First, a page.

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Water Vapor is Erupting From Europa’s South Pole

Water Vapor is Erupting From Europa’s South Pole

ESA Hubble
December 12, 2013

The NASA/ESA Hubble Space Telescope has discovered water vapour erupting from the frigid surface of Jupiter’s moon Europa, in one or more localised plumes near its south pole.

Europa is already thought to harbour a liquid ocean beneath its icy crust, making the moon one of the main targets in the search for habitable worlds away from Earth. This new finding is the first observational evidence of water vapour being ejected off the moon’s surface.

“The discovery that water vapour is ejected near the south pole strengthens Europa’s position as the top candidate for potential habitability,” said lead author Lorenz Roth of the Southwest Research Institute in San Antonio, Texas. “However, we do not know yet if these plumes are connected to subsurface liquid water or not.” The Hubble findings will be published in the 12 December online issue of Science Express, and are being reported today at the meeting of the American Geophysical Union in San Francisco, California, USA.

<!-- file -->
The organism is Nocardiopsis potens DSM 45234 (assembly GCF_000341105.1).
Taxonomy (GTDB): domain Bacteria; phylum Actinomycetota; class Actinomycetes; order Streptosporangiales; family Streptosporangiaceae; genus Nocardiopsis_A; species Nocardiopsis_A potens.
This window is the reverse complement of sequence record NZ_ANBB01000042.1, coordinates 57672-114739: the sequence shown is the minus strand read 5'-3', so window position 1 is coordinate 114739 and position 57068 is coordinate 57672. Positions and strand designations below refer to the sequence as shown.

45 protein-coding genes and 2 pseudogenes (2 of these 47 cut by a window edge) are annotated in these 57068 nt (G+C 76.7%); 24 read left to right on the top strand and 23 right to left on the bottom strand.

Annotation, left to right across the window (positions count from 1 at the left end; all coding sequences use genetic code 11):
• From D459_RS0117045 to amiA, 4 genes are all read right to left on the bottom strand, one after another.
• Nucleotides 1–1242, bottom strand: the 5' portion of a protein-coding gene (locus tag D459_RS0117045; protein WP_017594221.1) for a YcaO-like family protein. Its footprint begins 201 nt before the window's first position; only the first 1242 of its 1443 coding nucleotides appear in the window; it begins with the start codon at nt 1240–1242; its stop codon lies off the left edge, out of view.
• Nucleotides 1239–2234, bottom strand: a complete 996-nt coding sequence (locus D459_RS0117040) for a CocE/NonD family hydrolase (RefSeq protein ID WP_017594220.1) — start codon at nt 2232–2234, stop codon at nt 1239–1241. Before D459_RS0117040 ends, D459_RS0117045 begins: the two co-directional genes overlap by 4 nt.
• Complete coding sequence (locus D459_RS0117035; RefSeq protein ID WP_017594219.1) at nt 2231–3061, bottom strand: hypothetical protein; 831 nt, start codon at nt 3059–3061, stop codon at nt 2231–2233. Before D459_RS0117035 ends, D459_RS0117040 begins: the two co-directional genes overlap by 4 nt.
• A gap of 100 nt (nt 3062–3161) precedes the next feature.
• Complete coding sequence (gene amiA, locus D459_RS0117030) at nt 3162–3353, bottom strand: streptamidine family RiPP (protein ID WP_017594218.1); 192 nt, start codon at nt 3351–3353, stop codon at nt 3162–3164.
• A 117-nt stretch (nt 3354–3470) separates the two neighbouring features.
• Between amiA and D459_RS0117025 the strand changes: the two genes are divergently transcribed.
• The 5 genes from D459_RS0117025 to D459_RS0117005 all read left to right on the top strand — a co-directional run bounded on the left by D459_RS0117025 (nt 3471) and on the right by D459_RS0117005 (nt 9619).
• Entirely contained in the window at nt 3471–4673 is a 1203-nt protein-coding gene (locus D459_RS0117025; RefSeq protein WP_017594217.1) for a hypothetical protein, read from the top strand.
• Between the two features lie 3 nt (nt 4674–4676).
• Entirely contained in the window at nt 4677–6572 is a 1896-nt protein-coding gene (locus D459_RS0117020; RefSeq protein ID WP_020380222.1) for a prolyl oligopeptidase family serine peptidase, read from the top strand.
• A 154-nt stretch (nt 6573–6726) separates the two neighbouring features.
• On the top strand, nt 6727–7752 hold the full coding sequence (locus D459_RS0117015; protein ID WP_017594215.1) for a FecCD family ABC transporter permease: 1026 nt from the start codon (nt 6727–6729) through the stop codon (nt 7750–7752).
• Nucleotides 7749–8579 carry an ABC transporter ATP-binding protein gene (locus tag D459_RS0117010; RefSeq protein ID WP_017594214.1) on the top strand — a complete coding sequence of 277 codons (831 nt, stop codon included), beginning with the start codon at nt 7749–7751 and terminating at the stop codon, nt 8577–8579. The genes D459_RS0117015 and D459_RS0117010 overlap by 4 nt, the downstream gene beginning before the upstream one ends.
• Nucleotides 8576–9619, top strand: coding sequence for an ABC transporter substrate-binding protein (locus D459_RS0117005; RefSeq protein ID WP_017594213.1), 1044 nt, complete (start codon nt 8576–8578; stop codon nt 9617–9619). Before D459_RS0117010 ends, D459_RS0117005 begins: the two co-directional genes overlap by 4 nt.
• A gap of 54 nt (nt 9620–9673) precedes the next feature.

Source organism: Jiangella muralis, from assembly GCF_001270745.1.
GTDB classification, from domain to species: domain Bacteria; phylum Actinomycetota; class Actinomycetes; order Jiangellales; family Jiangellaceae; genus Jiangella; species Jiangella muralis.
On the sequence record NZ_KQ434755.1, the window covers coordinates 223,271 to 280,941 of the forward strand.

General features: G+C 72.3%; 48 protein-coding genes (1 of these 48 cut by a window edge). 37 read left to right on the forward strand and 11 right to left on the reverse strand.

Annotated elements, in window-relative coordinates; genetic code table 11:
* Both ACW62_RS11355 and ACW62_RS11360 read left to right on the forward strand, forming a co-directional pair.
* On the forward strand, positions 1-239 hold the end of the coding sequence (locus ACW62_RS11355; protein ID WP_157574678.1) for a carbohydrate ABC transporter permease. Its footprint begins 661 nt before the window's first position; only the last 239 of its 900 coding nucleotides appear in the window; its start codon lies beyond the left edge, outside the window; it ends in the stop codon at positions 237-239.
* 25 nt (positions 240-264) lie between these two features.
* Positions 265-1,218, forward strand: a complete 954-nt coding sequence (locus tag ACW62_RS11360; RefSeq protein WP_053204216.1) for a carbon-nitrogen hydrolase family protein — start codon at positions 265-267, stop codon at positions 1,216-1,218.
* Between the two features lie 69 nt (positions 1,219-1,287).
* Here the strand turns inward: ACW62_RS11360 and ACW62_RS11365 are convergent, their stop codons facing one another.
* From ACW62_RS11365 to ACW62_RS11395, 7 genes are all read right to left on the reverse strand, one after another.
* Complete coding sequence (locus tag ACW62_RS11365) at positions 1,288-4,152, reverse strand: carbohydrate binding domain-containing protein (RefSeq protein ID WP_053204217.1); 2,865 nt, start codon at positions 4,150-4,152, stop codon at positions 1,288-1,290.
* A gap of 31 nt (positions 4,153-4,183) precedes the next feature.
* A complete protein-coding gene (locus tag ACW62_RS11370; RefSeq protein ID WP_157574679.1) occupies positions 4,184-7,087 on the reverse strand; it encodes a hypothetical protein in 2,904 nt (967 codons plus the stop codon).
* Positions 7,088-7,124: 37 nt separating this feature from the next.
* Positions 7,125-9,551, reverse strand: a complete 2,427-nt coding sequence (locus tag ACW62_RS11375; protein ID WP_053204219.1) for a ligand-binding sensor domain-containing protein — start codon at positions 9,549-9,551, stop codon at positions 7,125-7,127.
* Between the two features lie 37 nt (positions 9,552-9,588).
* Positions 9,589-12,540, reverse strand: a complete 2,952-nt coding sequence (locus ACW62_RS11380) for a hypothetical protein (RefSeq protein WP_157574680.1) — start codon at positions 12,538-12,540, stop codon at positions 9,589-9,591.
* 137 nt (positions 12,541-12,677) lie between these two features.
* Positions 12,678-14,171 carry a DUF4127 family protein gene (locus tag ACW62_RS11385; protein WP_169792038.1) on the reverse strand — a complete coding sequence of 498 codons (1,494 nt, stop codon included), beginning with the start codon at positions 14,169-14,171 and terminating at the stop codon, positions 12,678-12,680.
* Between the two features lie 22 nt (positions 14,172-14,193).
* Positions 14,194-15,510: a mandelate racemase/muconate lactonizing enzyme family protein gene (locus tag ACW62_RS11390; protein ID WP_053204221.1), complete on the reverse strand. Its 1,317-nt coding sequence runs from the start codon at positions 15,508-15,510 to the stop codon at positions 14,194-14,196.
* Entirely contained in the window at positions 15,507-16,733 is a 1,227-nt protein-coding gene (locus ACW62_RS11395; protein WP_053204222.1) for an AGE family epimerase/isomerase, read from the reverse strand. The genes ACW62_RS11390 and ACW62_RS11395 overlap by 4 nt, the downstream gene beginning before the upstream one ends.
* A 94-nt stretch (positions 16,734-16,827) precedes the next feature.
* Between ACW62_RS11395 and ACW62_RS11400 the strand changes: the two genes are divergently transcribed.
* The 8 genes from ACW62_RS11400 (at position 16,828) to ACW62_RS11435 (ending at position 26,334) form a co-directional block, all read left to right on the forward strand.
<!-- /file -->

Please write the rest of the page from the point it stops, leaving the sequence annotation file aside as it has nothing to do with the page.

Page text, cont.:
The Hubble discovery makes Europa only the second moon in the Solar System known to have water vapour plumes. In 2005, plumes of water vapour and dust were detected by NASA’s Cassini orbiter spewing off the surface of the Saturnian moon Enceladus.

 

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image art and video animation credits: ESA Hubble

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